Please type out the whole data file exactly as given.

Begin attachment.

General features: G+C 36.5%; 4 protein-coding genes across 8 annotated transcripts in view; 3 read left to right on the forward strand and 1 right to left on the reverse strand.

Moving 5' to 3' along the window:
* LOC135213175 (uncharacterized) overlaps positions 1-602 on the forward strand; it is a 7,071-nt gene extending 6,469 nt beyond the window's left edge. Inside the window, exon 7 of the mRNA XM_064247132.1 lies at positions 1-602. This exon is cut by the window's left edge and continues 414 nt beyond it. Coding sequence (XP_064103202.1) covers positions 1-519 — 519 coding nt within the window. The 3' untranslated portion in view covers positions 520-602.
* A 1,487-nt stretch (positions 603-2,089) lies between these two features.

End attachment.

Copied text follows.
General features: G+C 36.5%; 4 protein-coding genes across 8 annotated transcripts in view; 3 read left to right on the forward strand and 1 right to left on the reverse strand.

Moving 5' to 3' along the window:
* LOC135213175 (uncharacterized) overlaps positions 1-602 on the forward strand; it is a 7,071-nt gene extending 6,469 nt beyond the window's left edge. Inside the window, exon 7 of the mRNA XM_064247132.1 lies at positions 1-602. This exon is cut by the window's left edge and continues 414 nt beyond it. Coding sequence (XP_064103202.1) covers positions 1-519 — 519 coding nt within the window. The 3' untranslated portion in view covers positions 520-602.
* A 1,487-nt stretch (positions 603-2,089) lies between these two features.